The course will cover the technical foundations and use of today's communication networks, particularly the internet. It will also address key social, policy, economic, and legal aspects of these networks, their use (and abuse) and their regulation. This course covers computer science topics, but all material will be presented in a way that is accessible to an educated audience with or without a strong technical background. This course is not intended for Computer Science majors or minors; students interested with a major or minor-level treatment of this material should see COMPSCI 453.
An introduction to the main concepts of Informatics. There are several 'Big Ideas' in computing, including but not limited to abstraction, data and information, algorithms, programming, the internet, and the global impacts of computing. This class provides an introduction to those ideas and considers some of the ways that those computing principles might be used to solve real world problems. Computer-based assignments are an integral part of this course but no programming knowledge or prior programming experience is expected or required. Not for CS majors.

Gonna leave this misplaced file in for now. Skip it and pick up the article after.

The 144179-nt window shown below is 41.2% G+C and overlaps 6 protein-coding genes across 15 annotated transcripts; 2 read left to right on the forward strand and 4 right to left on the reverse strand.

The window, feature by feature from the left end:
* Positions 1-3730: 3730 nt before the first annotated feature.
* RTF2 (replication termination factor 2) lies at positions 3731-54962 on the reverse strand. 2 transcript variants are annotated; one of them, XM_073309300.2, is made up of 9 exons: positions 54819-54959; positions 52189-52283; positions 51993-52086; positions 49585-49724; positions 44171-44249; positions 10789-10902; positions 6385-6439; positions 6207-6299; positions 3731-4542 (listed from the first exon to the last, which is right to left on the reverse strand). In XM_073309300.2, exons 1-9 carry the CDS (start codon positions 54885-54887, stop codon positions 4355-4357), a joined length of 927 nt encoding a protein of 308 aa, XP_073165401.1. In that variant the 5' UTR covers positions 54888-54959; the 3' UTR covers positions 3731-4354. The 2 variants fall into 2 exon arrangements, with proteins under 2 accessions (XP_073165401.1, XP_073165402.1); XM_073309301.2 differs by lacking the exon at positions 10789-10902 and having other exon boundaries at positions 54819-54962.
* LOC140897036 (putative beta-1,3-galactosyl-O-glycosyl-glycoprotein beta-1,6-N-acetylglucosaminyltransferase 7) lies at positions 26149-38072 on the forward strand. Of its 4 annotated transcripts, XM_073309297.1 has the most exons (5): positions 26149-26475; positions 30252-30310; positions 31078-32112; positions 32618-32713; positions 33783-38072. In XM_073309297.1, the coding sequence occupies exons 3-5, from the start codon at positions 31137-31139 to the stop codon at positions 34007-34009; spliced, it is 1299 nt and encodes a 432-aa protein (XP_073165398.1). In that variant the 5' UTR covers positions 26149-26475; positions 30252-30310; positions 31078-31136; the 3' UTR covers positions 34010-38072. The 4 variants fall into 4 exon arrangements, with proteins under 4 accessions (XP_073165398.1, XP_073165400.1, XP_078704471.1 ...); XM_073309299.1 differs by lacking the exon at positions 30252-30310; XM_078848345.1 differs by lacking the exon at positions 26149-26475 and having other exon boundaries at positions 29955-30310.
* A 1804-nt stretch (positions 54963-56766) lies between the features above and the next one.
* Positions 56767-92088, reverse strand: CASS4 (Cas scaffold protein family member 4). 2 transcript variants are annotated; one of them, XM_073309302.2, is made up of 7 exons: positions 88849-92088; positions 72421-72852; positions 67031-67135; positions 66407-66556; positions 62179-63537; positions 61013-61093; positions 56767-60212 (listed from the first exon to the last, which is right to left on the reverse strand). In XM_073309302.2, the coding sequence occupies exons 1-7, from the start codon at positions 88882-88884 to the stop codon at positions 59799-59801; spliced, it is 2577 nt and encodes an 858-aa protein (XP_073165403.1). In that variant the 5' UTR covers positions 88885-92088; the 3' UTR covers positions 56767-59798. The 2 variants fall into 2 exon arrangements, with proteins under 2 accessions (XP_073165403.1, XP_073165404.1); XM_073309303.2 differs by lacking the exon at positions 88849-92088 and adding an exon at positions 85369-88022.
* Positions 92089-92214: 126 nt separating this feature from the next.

Mathematical techniques useful in the study of computing and information processing. The mathematical method of definition and proof. Sets, functions, and relations. Combinatorics, probability and probabilistic reasoning. Graphs and trees as models of data and of computational processes. Prerequisite: R1 math skills recommended. Not intended for Computer Science majors - students interested in a majors-level treatment of this material should see COMPSCI 240 and 250, or MATH 455.